A dog and duck which have helped support their ex-serviceman owner through dark times have been given an unusual honour at their home in Perthshire.
Army veteran Paul Wilkie said he was thrilled to install a plaque at his property to pay tribute to Springer Spaniel Irma and pet duck North, who supports him with severe post-traumatic stress disorder (PTSD).
The pair have been at Paul’s side through thick and thin after he returned home from active service in Ireland, Bosnia and the Falklands. He was paired with Irma through national charity Bravehound in 2016 and the pair were nominated for a top award last year.
The plaque, donated by global organisation Trusted Housesitters, lets North share some of the limelight.
Paul, 48, said: “I’ve had North since he hatched two years ago. I had a set of six eggs and he was the only one who was born.
“He thinks that I’m his daddy and follows me around all the time.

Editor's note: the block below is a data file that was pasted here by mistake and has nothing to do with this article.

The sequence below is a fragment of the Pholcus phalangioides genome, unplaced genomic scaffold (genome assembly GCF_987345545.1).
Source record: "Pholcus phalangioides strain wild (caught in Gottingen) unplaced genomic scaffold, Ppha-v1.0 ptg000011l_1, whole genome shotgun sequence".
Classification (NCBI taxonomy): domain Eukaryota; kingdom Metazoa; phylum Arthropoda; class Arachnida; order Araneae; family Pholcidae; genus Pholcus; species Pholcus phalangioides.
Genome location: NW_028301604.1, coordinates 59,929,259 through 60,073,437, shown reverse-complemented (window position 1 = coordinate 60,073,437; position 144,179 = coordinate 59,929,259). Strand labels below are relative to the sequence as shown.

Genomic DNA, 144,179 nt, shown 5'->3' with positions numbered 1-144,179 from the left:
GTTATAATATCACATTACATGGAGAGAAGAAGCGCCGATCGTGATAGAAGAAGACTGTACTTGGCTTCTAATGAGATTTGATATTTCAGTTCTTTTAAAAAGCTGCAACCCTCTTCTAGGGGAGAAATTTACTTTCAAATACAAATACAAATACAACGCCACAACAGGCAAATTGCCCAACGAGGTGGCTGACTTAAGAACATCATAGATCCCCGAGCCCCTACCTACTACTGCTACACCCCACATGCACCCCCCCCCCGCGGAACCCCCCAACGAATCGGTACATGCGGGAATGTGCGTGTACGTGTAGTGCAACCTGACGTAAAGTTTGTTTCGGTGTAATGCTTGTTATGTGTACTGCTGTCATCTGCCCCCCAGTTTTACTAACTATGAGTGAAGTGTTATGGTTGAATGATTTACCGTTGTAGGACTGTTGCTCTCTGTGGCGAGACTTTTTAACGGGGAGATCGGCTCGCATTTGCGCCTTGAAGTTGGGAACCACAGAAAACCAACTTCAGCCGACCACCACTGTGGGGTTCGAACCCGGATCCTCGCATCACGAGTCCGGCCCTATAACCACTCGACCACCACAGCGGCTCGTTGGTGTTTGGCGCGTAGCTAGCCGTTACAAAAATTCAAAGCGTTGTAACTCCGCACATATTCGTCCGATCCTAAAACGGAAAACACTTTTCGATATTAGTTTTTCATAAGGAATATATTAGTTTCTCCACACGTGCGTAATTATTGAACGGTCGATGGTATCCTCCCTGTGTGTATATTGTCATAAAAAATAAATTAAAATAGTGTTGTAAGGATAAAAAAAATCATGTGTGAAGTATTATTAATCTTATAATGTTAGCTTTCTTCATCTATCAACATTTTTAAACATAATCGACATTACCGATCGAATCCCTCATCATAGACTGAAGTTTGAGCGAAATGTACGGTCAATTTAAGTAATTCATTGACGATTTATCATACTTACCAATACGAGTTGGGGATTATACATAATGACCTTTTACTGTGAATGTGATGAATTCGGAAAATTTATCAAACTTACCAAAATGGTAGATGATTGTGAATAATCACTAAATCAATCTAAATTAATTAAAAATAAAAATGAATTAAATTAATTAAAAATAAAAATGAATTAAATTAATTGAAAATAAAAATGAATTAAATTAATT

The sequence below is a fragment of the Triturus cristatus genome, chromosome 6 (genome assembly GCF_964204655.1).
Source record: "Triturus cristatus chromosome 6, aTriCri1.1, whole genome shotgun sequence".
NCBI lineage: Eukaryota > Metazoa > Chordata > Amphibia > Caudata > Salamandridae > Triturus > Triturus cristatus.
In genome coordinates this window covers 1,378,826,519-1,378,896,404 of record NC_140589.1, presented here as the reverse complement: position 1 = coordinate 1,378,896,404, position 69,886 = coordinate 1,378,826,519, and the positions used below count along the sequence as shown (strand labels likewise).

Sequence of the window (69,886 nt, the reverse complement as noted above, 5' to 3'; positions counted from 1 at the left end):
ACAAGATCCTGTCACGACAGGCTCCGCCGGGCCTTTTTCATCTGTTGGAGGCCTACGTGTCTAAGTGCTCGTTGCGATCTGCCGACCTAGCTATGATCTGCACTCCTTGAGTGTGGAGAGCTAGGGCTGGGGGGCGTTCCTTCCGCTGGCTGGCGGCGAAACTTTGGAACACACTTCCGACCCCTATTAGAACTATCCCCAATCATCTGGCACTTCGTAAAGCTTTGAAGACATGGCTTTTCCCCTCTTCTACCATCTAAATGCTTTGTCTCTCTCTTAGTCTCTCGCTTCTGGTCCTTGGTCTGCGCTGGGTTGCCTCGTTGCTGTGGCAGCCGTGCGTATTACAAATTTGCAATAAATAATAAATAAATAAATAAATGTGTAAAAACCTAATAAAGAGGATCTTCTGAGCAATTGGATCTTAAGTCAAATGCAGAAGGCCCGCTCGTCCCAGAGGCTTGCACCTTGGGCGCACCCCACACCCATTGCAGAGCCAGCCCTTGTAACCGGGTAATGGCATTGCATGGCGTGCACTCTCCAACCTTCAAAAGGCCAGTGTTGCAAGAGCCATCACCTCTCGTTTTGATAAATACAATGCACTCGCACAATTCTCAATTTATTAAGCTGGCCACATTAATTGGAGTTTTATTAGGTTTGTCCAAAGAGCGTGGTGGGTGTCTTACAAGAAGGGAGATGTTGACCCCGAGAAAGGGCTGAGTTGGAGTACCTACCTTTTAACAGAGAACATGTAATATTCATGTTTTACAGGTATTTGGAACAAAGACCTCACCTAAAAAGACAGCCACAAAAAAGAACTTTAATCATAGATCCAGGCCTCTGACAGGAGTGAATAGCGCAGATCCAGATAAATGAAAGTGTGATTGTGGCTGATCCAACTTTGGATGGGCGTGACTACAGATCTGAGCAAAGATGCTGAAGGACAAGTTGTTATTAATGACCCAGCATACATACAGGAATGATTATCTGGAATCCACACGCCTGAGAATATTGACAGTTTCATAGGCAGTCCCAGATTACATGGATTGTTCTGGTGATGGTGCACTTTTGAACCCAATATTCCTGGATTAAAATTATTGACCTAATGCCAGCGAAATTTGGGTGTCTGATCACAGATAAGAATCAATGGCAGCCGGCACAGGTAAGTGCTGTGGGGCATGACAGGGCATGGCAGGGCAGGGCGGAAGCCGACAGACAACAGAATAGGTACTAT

“He’s become one of the family. He always comes when I call for him in the morning, and he’s always trying to get inside the house.”
Paul, from Guildtown, near Perth, said Irma has been a constant companion and he believes that without her, he would be “one of the many veterans who take their own lives every two weeks”.
He added: “North is not an official therapy pet, but he has really helped me through some tough times.
“It’s great to see his name up on the wall.”
Paul said the plaque came out of the blue. “I have no idea who nominated me for this honour, but I’m really delighted,” he said.
The former Royal Engineer got support from Bravehound after he started suffering horrific flashbacks to the horrors he witnessed during his 22 years of service.
He was homeless and was living in a tent in the woods when Bravehound stepped in to turn his life around.
He was the first veteran to be matched with a dog by the charity and the pair became inseperable. When Paul spent months at Ninewells Hospital, staff allowed Irma to stay by his bedside.